All I wanted was a good fuck. That’s how I felt when my mother died.
I wanted death sex. No, more than that. I needed death sex. That hot sex you have when life outside yourself in the real world is up to shit. Like when someone close to you dies. It’s different from the crisis sex you have when you lose your job or your landlord sends you a rent increase letter. It’s different because your soul is numb when you’re doing it. It’s only your cunt that feels anything. But sometimes it unleashes something in you and you cry.
I discovered crisis sex when my grandmother died. Boyfriend the First thought it strange but he didn’t complain when we fucked all day. The day of her funeral.
To stop myself thinking of them all thousands of kilometers away, lined up in the crematorium hall chanting Hebrew prayers, I had sex. It took the boyfriend by surprise. He’d brought camembert and baguette and white wine, ready to be the broad shoulder, to listen to more stories about my grand-mother. I’d already spent two nights crying and telling him how she used to beat me at scrabble and could do a cryptic cross word from right to left without pause. When we eventually ripped off hunks of bread, the camembert was a perfect temperature.
It helped. I think. The sex. And the camembert.
When my Dad died there was no boyfriend. There wasn’t even anyone I could call for a friendly fuck. And masturbation just doesn’t cut it at those times. So I walked. Every morning. Around the fake lake with its swans and rowing boats and swaying trees and history of small black kids who had drowned when the rowing boats capsized and no one could swim to save them. And that’s what I thought about as I walked. Drowning.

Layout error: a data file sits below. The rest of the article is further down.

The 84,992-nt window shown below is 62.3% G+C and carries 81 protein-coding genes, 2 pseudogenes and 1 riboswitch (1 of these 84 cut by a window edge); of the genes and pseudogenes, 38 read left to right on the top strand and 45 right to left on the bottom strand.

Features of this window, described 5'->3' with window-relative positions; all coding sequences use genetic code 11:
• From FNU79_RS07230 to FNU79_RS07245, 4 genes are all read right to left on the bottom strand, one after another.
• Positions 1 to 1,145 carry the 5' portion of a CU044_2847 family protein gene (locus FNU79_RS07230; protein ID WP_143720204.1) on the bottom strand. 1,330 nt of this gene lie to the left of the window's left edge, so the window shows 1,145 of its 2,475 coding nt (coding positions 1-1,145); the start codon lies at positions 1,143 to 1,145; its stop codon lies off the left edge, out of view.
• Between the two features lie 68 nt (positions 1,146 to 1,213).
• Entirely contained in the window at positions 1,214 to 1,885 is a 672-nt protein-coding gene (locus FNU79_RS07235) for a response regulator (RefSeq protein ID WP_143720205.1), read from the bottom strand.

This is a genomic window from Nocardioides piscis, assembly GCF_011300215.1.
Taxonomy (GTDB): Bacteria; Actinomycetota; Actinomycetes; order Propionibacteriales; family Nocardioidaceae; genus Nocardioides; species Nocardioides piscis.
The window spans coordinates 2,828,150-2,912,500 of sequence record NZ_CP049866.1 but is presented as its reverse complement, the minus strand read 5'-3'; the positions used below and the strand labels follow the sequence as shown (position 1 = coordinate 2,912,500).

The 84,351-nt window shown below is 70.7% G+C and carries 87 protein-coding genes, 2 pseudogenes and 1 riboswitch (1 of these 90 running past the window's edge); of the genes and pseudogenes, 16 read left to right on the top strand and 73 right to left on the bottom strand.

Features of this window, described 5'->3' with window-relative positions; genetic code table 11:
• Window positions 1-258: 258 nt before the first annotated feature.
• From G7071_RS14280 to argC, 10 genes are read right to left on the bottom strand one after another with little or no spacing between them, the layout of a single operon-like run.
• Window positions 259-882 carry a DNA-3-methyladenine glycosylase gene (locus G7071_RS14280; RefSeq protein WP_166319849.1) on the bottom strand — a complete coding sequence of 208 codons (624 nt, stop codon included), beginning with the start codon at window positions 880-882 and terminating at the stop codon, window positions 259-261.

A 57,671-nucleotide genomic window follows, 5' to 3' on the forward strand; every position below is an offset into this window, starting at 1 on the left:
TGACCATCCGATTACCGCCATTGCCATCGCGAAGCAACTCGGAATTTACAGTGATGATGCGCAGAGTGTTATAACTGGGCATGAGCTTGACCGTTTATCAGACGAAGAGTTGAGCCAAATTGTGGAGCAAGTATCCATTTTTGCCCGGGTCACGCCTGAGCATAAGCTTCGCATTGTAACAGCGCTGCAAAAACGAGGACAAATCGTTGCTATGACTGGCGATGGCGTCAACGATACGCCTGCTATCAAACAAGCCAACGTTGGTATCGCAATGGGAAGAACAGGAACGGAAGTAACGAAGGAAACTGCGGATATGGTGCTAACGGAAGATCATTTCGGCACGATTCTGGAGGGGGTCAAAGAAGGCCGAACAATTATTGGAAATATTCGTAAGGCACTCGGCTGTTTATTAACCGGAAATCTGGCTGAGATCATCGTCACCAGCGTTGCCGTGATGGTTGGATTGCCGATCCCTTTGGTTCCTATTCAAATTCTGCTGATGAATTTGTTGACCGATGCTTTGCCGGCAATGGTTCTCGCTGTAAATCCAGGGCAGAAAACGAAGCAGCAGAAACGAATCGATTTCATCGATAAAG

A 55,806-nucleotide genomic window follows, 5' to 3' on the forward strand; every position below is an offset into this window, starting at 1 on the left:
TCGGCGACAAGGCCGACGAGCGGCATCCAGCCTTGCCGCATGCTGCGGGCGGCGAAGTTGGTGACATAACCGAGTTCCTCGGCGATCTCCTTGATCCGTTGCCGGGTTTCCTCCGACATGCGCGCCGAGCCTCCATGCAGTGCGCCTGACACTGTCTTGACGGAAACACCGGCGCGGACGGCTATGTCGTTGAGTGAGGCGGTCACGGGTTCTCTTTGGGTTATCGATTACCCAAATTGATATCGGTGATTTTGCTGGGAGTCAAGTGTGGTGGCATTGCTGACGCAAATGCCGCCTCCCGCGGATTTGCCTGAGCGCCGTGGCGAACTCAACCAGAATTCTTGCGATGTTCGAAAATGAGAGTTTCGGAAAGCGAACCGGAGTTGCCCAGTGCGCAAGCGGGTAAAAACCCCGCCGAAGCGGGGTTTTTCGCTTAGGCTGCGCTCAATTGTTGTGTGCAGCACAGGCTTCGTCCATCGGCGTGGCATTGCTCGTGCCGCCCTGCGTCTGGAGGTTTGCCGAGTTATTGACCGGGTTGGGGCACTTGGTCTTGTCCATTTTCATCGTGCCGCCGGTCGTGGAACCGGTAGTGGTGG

It was better than thinking about my Dad dead against the steering wheel of his car from the heart attack. And it was fitting. I was drowning. In my grief and in the sweet cakes and biscuits my father’s friends brought to cheer me up. They didn’t cheer me up. Sex wouldn’t have either but it might’ve made me feel alive. Some part of me, anyway.
Years later, my partner’s father dies. We sleep on a sofa bed in his parents’ lounge and his mother wanders from bedroom to bathroom every hour, her slippered feet slapping the floor boards. He’s choking with the responsibility of his father’s unpaid debts, of his mother’s vacant look when he explains to her how to use a cheque book. I massage his body with rose oil and tell him I love him and then my hands swirl firmly around his buttocks and I feel the strength of his thighs and the softness of the skin on their inside. He sighs and I feel his taut muscles let go just a little. And my hand crawls under his body and I stroke him.
He opens his eye and looks at me and says, ‘What are you doing?’
I tell him to trust me.
He closes his eyes again and my hands massage his shoulders, gripping the knots in my ten fingers. I slide myself astride him. My cunt is wet against his back. And then I lie along his body and wheedle my hand underneath him and my fingers wrap around his hard cock.
‘We can’t do this,’ he says to me.
‘It’s ok,’ I tell him as I kiss the nape of his neck and ride his ass.
That night he sleeps a deep sleep.
And then my mother dies. I’m alone in her city by the sea. I walk like I did when my father died. But now I’m a woman in her forties, now I know sex. So I walk the coast track in the morning and then I walk it at night when it’s lit only by distant street lights and the white of the ocean’s foam. There are other walkers at night. But not those of the morning who stride with swinging arms and smiles. The night walkers are slower; they don’t nod, they don’t make eye contact.